Then out-of-the-blue just prior to the start of filming we had a major problem which almost stopped the shoot and had forced us to re-schedule by a few weeks. At that time I knew that we were in real danger of losing the considerable momentum that the project was building and also losing some of our key cast and crew due to other commitments if there were any further postponements I was absolutely determined we were going to make this film within that timeframe. So we strategised and problem solved.

Our problem was that one of the investors who was putting up 25% of the budget and who had formally signed the shareholders agreement when we incorporated the company indicated their financial situation had changed and couldn't provide their investor funds. Now 25% of the budget is a big slice. I'd planned 5% visible contingency and had an extra 5% "hidden" contingency built into the budget but finding another 15% on-top-of-that wasn't easy on a film that was already too big for the existing budget.

"the golden rule of low budget film making"

We agreed that we just had to go back to the golden rule of low budget film making - put every single dollar up on the screen. So for every single budget item we asked "if we cut this item out would it stop the film being made or detract from the quality on screen?" If the answer was "no" then it got the chop or was dramatically cut back. It eliminated some of the things we would really have like to have done and made conditions on the film a lot more spartan than we would have liked but it worked and saved the film. We commenced principal photography in late January.

The cast were magnificent. Greg Powell, Alistair Tomkins, Samantha Fitzgerald and Damien Garvey aren't household names at the moment but some of them are going to get noticed after Spudmonkey. Its the old story - here are a group of very talented actors who just don't get the breaks because they don't live in Sydney or Melbourne and aren't visible.

The film was shot on Super 16mm and we had a really talented upcoming young DoP named Andrew Strahorn and I think we are going to hear a lot more about him too over the coming years. (Strahorn shot Vinganca, Darcy Yuille's short film which won the Young Queensland Filmmaker Award [2000] as Best Film.)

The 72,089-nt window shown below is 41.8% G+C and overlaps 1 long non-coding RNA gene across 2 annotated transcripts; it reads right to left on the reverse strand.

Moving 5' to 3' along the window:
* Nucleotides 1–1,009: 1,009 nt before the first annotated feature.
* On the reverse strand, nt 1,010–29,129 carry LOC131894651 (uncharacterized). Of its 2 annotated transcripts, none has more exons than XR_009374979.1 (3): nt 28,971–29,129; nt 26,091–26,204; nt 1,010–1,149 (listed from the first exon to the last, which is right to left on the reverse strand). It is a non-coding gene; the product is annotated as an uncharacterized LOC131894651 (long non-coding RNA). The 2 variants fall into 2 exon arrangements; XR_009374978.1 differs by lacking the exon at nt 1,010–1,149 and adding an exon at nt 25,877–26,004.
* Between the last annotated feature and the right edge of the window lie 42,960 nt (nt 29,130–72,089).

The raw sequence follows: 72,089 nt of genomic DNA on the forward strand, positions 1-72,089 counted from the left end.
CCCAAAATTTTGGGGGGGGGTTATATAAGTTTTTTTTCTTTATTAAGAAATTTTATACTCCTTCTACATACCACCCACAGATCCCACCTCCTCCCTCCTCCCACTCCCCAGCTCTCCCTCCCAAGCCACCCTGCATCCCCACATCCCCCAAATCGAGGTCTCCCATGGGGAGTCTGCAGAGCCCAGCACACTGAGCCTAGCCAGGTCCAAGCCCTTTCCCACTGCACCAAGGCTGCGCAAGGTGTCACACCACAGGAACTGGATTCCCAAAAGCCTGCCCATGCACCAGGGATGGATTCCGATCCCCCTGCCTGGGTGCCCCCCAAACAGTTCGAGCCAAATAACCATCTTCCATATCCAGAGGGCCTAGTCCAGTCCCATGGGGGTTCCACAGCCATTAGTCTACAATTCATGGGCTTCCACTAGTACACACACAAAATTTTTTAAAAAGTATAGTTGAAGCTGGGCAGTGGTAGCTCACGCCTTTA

We crewed the film with some of the most interesting new behind-the-camera talent up here in Queensland. There were a few experienced people in key roles like Georgina Greenhill our Production Designer and Christy Beard who did a great job as First AD but the crew were mostly short-film filmmakers and/or recent university film school graduates just waiting for a chance at a feature. We also lost two experienced heads of department just days out from the start of the shoot so I promoted two of my younger crew Glenn Jones and Adam McPhail and they were absolutely outstanding.

They entire crew were magnificent. I take my hat off to them - we had one of the most difficult and arduous shooting schedules you could imagine and they just got on and did the job with complete professionalism and not a single complaint from anyone during the whole shoot.

"targeted at the 16-24 year old market"

Spudmonkey is targeted at the 16-24 year old market and judging by the reaction that I've witnessed first hand, from the people in that target audience who've heard the music tracks - we have a hot soundtrack. The Brisbane music scene as you are probably aware is burgeoning at the moment and there is some real talent up here. Spudmonkey has a really interesting
range of songs which have all been locally composed.

We started post-production on April 10, 2000 and if things go according to schedule we'll have Stu's cut ready by the last quarter this year.

May, 2000

Email this article


Jon Silver

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SPUDMONKEY -
synopsis and marketing tags (as presented to potential investors)

Dreams are such a bitch

One sentence outline
A 25 year old pizza delivery boy achieves his dream of drumming in a successful rock band only to be replaced by computers, and in the process learns the value of friendship.

Style/Genre
Spudmonkey is a contemporary comedy drama.

Main theme
Follow your dreams, but not at the expense of your friends.

Underlying themes
Computers can do many jobs better than humans, but they can't write poetry.
Young people can learn a lot from old people.

Story lines
A story: JEFF searches for success but finds friendship.
B story: ALEX finds success is not all it's cracked up to be, and learns
how to trust.
C story: NAOMI is forced to lie to keep her job.

Characters
JEFF: Funny, uncool, strong self-belief now fading.
ALEX: Deep thinking, self-doubting, untrusting, good looks
NAOMI: Ambitious, friendly, beautiful, corruptible
STAN: Dictatorial, jealous, cunning

Relationships
JEFF teaches ALEX how to trust.
ALEX teaches JEFF the value of friendship.
NAOMI screws over ALEX and JEFF to achieve her goals, but finally redeems herself.
STAN is jealous of JEFF, thus hates him.


Samantha Fitzgerald (Naomi)


Alistair Tomkins (Alex)

Synopsis
Jeff Brookes (Greg Powell), 25, is a talented drummer. Between delivering pizzas and dealing with unsupportive parents, he searches fruitlessly for a 'band that doesn't suck'. Finally he meets Alex (Alastair Tomkins), an angst-ridden but brilliant singer/songwriter/guitarist.

Their road through the music world is a rocky one, in which jealousy, technology or ruthless ambition could destroy their success at any moment. As Jeff searches for an identity, one thing becomes clear: dreams are such a bitch.

Spudmonkey is a contemporary comedy about coping with life, keeping your friendships, and never giving up.

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Contact: Jon Silver
Tel: +61 7 3893 0721
Email: jdsilver@ozemail.com.au